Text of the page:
Slovakia borders Hungary, Poland, Czech Republic, Austria and Ukraine. Although it has almost 5.5 million inhabitants and a territory of 49,035 km2, it is not even in the top 10 of most visited European countries. But after reading this article, I hope that you will consider a trip.
Geography. The landscape of Slovakia is similar to Austria’s. The most important Slovak river, the Danube, connects the capital city Bratislava with the capital cities of two neighbouring countries – Vienna in Austria and Budapest in Hungary. In fact, Bratislava and Vienna are two of the closest capitals in the world, only 60 km apart, and in the 1930’s they were connected by a city tram.
History. The first Slavs arrived here at the time of the Migration of Nations and, after decades of struggles, they succeeded in establishing the Great Moravian Empire in 833 AD, the first common state of the Slovak and Czech ancestors. After the empire's fall, Old Hungarian tribes invaded Slovakia and made it part of the Kingdom of Hungary for 1,000 years.
A crucial period in Slovak history was the 19th century. For the first time the people formulated their own political programme and in 1843, codified the rules of the Slovak language and its script under the leadership of Ľudovít Štúr.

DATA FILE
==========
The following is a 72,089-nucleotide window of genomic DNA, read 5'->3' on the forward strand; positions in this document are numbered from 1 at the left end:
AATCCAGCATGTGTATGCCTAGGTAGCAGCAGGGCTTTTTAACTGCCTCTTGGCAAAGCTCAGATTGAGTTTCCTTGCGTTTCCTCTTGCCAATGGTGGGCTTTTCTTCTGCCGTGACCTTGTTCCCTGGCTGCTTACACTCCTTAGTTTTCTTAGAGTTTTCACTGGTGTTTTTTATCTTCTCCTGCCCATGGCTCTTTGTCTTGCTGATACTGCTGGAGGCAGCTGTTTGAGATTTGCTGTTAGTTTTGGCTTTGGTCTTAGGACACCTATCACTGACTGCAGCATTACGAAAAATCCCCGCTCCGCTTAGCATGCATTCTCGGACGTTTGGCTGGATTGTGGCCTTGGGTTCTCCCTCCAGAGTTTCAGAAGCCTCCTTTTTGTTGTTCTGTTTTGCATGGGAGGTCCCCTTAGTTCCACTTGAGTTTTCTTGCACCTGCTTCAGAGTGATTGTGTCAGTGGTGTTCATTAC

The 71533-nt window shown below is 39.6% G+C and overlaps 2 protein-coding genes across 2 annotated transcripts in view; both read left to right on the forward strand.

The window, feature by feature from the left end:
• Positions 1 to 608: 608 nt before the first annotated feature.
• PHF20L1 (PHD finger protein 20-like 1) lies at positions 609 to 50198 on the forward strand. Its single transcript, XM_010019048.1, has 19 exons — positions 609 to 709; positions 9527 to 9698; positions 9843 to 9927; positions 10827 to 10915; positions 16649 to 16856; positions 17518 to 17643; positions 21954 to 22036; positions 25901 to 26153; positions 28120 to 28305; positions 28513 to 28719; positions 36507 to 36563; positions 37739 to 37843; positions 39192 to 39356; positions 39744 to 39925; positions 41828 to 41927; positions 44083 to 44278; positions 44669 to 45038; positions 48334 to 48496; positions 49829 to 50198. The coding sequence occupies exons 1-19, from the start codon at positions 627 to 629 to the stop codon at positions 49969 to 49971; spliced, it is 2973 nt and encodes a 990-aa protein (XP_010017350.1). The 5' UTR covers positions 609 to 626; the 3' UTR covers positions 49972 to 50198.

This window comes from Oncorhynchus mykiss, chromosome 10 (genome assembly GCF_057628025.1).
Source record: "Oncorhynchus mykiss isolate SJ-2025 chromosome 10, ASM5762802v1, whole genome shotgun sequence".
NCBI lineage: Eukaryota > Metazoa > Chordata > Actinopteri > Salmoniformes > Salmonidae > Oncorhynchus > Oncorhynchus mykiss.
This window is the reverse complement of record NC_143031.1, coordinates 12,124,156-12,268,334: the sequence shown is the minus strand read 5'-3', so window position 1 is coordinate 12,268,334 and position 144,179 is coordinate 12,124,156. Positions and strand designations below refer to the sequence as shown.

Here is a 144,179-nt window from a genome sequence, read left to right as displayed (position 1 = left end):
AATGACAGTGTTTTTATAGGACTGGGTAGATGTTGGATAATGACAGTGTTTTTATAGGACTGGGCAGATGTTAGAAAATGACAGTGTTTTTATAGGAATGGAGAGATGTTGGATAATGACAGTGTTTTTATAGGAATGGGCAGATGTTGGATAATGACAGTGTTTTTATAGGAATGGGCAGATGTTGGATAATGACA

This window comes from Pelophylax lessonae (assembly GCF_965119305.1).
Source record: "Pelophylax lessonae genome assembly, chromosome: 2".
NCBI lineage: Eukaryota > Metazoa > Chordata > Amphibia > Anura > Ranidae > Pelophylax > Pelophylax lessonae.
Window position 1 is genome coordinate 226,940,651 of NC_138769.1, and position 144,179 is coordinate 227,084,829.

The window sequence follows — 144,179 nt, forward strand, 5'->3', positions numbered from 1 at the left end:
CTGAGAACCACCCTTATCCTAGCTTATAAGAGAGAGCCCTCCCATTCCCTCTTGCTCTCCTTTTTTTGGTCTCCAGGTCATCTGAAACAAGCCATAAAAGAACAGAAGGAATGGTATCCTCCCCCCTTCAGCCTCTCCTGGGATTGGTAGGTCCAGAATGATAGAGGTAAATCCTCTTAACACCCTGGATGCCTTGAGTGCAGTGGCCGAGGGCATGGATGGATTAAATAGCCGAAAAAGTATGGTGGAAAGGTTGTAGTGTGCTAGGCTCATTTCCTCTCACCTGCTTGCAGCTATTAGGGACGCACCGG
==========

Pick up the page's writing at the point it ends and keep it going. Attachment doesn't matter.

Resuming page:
In 1918, after the fall of Austro-Hungarian Empire, the Slovaks and the Czechs declared their wish to live together in an independent state and established the first Czecho-Slovak Republic on 28th October, 1918. After WWII, the communist party gradually seized power in the country and their communist dictatorship was overthrown only by the Velvet Revolution in 1989. The joint Czech/Slovak state then ended and the Slovak Republic was established on the 1st January 1993. Despite this split of common state, however, the relationship between the two countries remains very friendly, especially since our languages are very close.
Trade and Development. After centuries of internal struggle between the nobles and their ruler, the Hungarian state was finally consolidated. Economic growth was finally possible especially due to the thriving mining towns. Banská Štiavnica, a centre for mining science, is also home to the Mining Academy, the first technical university in the world, founded in 1762. The Kremnica Mint, the oldest continuously-operating enterprise in the world, has been making coins since 1328 and reached its highest levels of production during the reign of the Empress Maria Theresa. Since we adopted the Euro in 2009, after joining the EU.
in 2004, the Kremnica Mint (together with other Central and Eastern European countries) also manufactures Slovak Euro coins. Banská Štiavnica and Kremnica are both picturesque towns that have preserved their medieval atmosphere together with the harmony of nature, which attracts many tourists.
Education and Investment. The first university of Slovakia, Academia Istropolitana, was established in 1467. Since then Universities have been established in several towns and the education system is free up to highest level. However, the economy is facing a lack of a technically educated labor force, due to the emphasis on machinery and automotive industries. After joining the EU, Slovakia attracted many foreign investors and this significantly accelerated the growth of GDP. Supported by massive economic reforms in the 1990’s, crucial investments flowed into other industries and the banking sector. This year the British car maker Jaguar Land Rover will open its manufacturing facility in Nitra, West Slovakia.